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Does Religion Protect Against Christmas Blues?

Image: Flickr/Sadie Hart cc license

Image: Flickr/Sadie Hart cc license

Somehow this holiday season, amid the confusion of trying to explain to my kids that for some reason it’s okay to make up silly words to Away in a Manger but not to Dreidel, Dreidel, Dreidel, I stumbled across a recent research paper by Michael Mutz, sociology professor at the University of Gottingen, Germany, published in the journal Applied Research Quality of Life. In the paper he asks whether life is better or worse during the holiday season and if there’s a holiday shift, why?

Here’s the gist: “The Christmas period is related to a decrease in life satisfaction and emotional well-being,” he writes.

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Online Games Show (and may Change) Personality

Image: Flickr/Katherine McAdoo cc license

Image: Flickr/Katherine McAdoo cc license

There are over 27 million registered usernames for the massive online battle arena (MOBA) game League of Legends. While online, the people behind these usernames pat other players on the back by sending “honor” and chastise other players by sending “reports”. What can we learn from millions of people who have chosen new names for themselves, acting socially or antisocially in an online world? According to a paper scheduled for publication in the February 2016 issue of the journal Computers in Human Behavior, lots.

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Is Intrinsic Motivation Essential to School Success?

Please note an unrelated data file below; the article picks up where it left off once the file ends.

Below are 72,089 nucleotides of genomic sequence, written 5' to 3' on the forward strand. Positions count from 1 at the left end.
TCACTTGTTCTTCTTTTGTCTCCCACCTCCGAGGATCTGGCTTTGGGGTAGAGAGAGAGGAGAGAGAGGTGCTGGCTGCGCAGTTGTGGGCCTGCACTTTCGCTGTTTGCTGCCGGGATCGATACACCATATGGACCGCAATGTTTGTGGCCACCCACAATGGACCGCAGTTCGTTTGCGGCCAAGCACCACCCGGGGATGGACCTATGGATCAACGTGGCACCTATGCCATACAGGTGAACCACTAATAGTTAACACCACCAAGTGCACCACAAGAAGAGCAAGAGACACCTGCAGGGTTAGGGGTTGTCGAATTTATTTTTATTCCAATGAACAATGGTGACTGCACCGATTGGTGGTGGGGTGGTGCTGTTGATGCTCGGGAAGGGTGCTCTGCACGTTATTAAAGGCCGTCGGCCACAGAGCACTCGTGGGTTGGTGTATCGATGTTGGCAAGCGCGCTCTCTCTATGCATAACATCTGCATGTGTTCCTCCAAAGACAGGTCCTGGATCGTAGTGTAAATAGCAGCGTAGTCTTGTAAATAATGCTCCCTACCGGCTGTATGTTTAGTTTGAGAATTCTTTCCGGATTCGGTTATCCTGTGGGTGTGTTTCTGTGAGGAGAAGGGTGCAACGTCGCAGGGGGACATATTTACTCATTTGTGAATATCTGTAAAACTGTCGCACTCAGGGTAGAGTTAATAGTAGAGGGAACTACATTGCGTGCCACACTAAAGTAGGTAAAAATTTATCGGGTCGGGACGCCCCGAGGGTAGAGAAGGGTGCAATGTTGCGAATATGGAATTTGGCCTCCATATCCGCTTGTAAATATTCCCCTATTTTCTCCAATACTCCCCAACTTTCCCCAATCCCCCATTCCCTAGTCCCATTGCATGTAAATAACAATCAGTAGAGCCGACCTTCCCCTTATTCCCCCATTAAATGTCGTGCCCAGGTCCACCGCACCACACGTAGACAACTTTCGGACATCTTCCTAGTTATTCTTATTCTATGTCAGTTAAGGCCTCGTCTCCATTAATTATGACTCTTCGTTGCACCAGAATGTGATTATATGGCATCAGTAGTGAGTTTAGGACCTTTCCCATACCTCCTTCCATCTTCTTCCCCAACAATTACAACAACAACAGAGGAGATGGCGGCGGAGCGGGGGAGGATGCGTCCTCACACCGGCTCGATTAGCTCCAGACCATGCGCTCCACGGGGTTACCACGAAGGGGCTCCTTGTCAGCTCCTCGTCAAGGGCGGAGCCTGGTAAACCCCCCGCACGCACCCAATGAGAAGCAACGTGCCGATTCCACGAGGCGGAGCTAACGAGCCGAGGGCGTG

Flickr/ r. nial bradshaw cc license

Flickr/ r. nial bradshaw cc license

Studies have proven the power of intrinsic motivation: With it, kids are more likely to be creative, set goals, and much, much more. It makes sense that intrinsic motivation should also help children do better in the school subjects that interest them. If you like writing, you’ll be a better writer and if you like math, you’ll be better at math…right? This is part of the justification for programs that encourage kids to study the things they’re drawn to (and let me admit right now that I’m one of these parents — I want my 9- and 7-year-olds to explore their passions!).

We’re so certain that intrinsic motivation increases achievement that it almost seems like a waste of time to study it. But that’s what a team of researchers from Quebec did. Their study of 1,478 Canadian kids is now on early view at the journal Child Development.

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What Creates the Human Idea of Fairness?

Image: Wikipedia cc license

Image: Wikipedia cc license

Imagine you have to split a plate of cookies. Does the person who baked the cookies get the most or do you split them evenly? Most very young children would split them evenly — that’s fair, right? But as kids get older, they start to take into account who did the work. MIT researchers working with the Tsimane’ People near San Borja, Bolivia wondered what makes kids switch from “egalitarian” to “merit-based” opinions of fairness. Is it something natural in growing older? Is it socialization? Or is it…something else?

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Surprise Winner In Study Of Old vs. Young Brains

Image: Flickr/Steven Pisano

Image: Flickr/Steven Pisano

By now you know that as your brain ages, it looks more and more like Swiss cheese. Things you’d like to keep in slip out through the holes and it gets harder and harder to pack new things into your cheese-head. You know it. I know it. But is it really true?